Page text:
Democrats Back Down on Troop Withdrawal

Reid: 'There Are Many Different Ways of Focusing on the Problems in Iraq'


May 3, 2007 —

A serene group of Democratic Senate leaders indicated this afternoon that they were willing to give up on forcing the withdrawal of U.S. troops from Iraq in the next iteration of a troop funding bill, after President Bush's Wednesday night veto.

In fact, though Senate Majority Leader Harry Reid, D-Nev., insisted that "there is nothing that's off the table" in negotiations, he and his colleagues emphasized other provisions they would push and did not say one word in favor of requiring a deadline for U.S. troops to leave Iraq.

"There are many different ways of focusing on the problems in Iraq," Reid said when ABC News asked him about timetables for troop withdrawal.

"Timetables is one. Benchmarks is one. We could have waivers from the president. We could have waivers from the secretary of defense. There are just many different things that can be done," he said.

Reid noted that "there were many different things that were in our legislation that passed" that might survive in the new troop funding bill.

"We have benchmarks. We may need more benchmarks. We may need a way of enforcing the benchmarks."

Additionally, Republican senators are calling him about troop readiness, Reid said. "That is, how much training should the troops get before they go? How much rest should they get when they get back?"

Reid and other members of his leadership team -- Sens. Dick Durbin, D-Ill.; Chuck Schumer, D-N.Y.; and Patty Murray, D-Wash. -- spoke today almost as if their last bill didn't call for a U.S. troop withdrawal.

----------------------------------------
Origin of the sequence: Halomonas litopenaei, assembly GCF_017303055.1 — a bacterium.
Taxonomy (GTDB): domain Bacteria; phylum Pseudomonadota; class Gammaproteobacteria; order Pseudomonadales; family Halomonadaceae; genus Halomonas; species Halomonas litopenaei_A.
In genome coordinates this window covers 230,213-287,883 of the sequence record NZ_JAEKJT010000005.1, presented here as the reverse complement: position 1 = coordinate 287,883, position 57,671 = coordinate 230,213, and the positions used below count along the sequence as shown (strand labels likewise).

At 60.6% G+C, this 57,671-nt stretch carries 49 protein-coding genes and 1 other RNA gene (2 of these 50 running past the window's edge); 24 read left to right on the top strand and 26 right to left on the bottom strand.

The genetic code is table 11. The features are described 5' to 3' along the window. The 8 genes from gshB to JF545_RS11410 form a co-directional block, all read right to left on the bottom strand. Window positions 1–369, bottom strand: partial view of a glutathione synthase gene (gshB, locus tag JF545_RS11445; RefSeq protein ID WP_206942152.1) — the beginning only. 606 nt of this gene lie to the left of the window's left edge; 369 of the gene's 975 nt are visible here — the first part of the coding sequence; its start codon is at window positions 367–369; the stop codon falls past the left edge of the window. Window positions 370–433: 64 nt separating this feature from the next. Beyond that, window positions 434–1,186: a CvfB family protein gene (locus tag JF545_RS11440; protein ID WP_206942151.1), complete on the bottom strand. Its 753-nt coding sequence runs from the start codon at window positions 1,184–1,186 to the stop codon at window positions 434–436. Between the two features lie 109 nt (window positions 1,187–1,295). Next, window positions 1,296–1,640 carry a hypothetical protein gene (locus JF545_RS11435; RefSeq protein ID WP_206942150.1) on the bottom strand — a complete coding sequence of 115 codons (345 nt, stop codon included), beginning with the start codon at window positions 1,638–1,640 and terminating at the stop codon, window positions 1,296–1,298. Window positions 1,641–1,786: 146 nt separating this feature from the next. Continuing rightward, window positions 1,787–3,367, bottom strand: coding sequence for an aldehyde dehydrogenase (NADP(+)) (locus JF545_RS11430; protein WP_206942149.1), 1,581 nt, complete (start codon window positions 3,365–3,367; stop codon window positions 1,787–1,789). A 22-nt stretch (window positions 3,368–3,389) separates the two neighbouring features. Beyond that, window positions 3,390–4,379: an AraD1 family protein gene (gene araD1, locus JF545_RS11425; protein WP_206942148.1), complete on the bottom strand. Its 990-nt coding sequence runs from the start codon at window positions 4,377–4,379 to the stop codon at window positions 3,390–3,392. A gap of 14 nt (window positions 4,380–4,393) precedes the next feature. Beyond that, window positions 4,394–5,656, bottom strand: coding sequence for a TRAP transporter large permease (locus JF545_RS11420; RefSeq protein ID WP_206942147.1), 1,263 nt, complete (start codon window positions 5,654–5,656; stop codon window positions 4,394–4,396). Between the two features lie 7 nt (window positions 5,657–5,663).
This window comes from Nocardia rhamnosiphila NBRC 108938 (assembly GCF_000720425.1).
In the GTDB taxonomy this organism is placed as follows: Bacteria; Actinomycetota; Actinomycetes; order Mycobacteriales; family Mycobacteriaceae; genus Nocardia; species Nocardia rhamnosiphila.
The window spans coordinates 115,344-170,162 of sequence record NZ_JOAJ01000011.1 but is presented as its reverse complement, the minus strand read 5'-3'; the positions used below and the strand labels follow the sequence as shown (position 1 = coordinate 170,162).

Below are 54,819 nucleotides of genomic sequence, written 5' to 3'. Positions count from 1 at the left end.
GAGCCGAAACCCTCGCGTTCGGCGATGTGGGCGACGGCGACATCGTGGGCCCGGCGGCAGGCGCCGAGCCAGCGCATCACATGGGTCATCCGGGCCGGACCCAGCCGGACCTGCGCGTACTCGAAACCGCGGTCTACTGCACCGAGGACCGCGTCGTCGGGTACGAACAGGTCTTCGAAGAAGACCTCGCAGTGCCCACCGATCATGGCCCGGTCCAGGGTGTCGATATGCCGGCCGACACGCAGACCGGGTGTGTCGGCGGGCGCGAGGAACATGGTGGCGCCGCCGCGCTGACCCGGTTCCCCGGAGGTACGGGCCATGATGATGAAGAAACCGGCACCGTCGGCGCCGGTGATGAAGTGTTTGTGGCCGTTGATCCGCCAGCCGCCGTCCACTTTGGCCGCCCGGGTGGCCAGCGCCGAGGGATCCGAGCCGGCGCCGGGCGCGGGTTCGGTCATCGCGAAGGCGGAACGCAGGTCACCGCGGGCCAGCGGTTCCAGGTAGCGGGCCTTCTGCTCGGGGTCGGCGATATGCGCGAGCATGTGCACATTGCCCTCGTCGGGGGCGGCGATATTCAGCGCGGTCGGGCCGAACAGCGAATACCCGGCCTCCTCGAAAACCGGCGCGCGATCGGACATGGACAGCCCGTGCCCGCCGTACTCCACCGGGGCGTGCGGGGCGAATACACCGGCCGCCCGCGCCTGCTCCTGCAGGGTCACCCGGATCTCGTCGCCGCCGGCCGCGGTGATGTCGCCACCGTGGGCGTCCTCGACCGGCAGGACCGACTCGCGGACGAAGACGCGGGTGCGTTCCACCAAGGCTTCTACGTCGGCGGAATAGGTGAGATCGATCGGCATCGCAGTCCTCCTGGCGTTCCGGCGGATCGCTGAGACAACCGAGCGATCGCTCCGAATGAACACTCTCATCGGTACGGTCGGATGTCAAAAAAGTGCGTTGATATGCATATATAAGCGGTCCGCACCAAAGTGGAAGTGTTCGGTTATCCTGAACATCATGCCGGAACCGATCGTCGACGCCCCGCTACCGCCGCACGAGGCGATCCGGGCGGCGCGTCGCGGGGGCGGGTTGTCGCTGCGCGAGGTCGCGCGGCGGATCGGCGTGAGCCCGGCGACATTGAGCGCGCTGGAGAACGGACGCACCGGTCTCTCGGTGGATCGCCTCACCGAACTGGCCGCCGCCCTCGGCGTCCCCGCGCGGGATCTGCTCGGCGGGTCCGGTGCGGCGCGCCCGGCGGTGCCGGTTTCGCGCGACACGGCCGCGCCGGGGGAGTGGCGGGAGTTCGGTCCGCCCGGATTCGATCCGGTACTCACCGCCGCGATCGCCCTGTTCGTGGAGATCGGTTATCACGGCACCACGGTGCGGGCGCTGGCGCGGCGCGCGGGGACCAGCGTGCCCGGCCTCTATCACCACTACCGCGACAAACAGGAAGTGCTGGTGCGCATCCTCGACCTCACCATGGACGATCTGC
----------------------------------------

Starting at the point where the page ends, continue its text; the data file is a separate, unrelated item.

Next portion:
"If our legislation stood for anything, it stood for two propositions," said Schumer. "One, we support the troops. Two, we must change the mission. The president's veto isn't going to change our two goals. We're going to keep at it. We're going to try new ways to reach a reasonable agreement with the president. We're not abandoning our heartfelt view that that mission must change."

White House Offers a Counterproposal

Earlier today Reid met with White House chief of staff Josh Bolten and Senate Minority Leader Mitch McConnell, R-Ky., for about 45 minutes.

"It was a constructive meeting," Reid said. Bolten "came with the authority, he said, from the president to negotiate. … He had some papers in his hand. I didn't have any in my hand."

"That was part of the deal," said the laconic Nevadan. "The ball's in the president's court. He vetoed it [the bill], and they had to come forward with some proposals, and they did."

After the Bolten meeting, Reid called House Speaker Nancy Pelosi, D-Calif. "Our goal is to finish this prior to the Memorial Day recess," he said. "I'm confident we can do that."

Schumer later said that he was impressed with how much the White House had seemed willing to negotiate. He had expected White House officials to request a completely clean Iraq funding bill, with no strings of any sort attached, and that was not the case.

The 2008ers

Speaking with the approving tone of a reform school principal noting four well-behaved juvenile delinquents, Reid said the four Democratic senators running for president -- Joe Biden of Delaware, New York's Hillary Clinton, Chris Dodd of Connecticut and Illinois' Barack Obama -- were not impacting negotiations negatively, despite any possible pressure from the party's liberal base to be more aggressively anti-war.

"They've caused me no concern," Reid said. "They've caused the caucus no concern. They're respectful of the caucus's wishes. They've been constructive. They can kick and scream or bite and scratch out there politically, but they haven't done that within the caucus."

Reid was then asked about former Sen. John Edwards, D-N.C., who says that Reid only has his job as majority leader because the American people want out of Iraq, and that Pelosi and Reid have an obligation to keep sending the White House a bill with troop withdrawal language.

"I care a great deal about John Edwards," Reid said. "I love his wife and his children. He's not in the Senate. I am. And we have considerations, all of us -- including the four senators who are running either with or against him for president. He has a platform that he speaks from. He doesn't have to cast votes in the Senate, we do."